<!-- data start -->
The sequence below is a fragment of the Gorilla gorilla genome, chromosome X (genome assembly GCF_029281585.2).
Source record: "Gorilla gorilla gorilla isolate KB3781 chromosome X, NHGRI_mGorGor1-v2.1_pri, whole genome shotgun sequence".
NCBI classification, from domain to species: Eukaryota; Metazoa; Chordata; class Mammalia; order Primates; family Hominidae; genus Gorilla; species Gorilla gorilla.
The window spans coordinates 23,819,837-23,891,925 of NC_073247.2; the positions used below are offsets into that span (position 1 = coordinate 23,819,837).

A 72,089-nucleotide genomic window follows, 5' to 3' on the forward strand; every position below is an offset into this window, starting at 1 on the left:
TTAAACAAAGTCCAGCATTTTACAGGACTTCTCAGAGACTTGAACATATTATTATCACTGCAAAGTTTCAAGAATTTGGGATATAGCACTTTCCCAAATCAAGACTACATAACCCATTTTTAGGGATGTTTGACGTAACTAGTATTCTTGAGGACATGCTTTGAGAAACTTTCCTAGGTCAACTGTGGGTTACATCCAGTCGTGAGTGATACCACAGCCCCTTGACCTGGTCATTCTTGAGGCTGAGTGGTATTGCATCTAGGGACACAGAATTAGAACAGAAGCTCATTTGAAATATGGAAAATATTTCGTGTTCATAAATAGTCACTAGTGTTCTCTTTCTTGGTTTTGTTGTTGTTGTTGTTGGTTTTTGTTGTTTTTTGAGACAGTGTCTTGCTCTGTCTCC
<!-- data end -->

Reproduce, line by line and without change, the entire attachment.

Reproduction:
The sequence below is a fragment of the Gorilla gorilla genome, chromosome X (genome assembly GCF_029281585.2).
Source record: "Gorilla gorilla gorilla isolate KB3781 chromosome X, NHGRI_mGorGor1-v2.1_pri, whole genome shotgun sequence".
NCBI classification, from domain to species: Eukaryota; Metazoa; Chordata; class Mammalia; order Primates; family Hominidae; genus Gorilla; species Gorilla gorilla.
The window spans coordinates 23,819,837-23,891,925 of NC_073247.2; the positions used below are offsets into that span (position 1 = coordinate 23,819,837).

A 72,089-nucleotide genomic window follows, 5' to 3' on the forward strand; every position below is an offset into this window, starting at 1 on the left:
TTAAACAAAGTCCAGCATTTTACAGGACTTCTCAGAGACTTGAACATATTATTATCACTGCAAAGTTTCAAGAATTTGGGATATAGCACTTTCCCAAATCAAGACTACATAACCCATTTTTAGGGATGTTTGACGTAACTAGTATTCTTGAGGACATGCTTTGAGAAACTTTCCTAGGTCAACTGTGGGTTACATCCAGTCGTGAGTGATACCACAGCCCCTTGACCTGGTCATTCTTGAGGCTGAGTGGTATTGCATCTAGGGACACAGAATTAGAACAGAAGCTCATTTGAAATATGGAAAATATTTCGTGTTCATAAATAGTCACTAGTGTTCTCTTTCTTGGTTTTGTTGTTGTTGTTGTTGGTTTTTGTTGTTTTTTGAGACAGTGTCTTGCTCTGTCTCC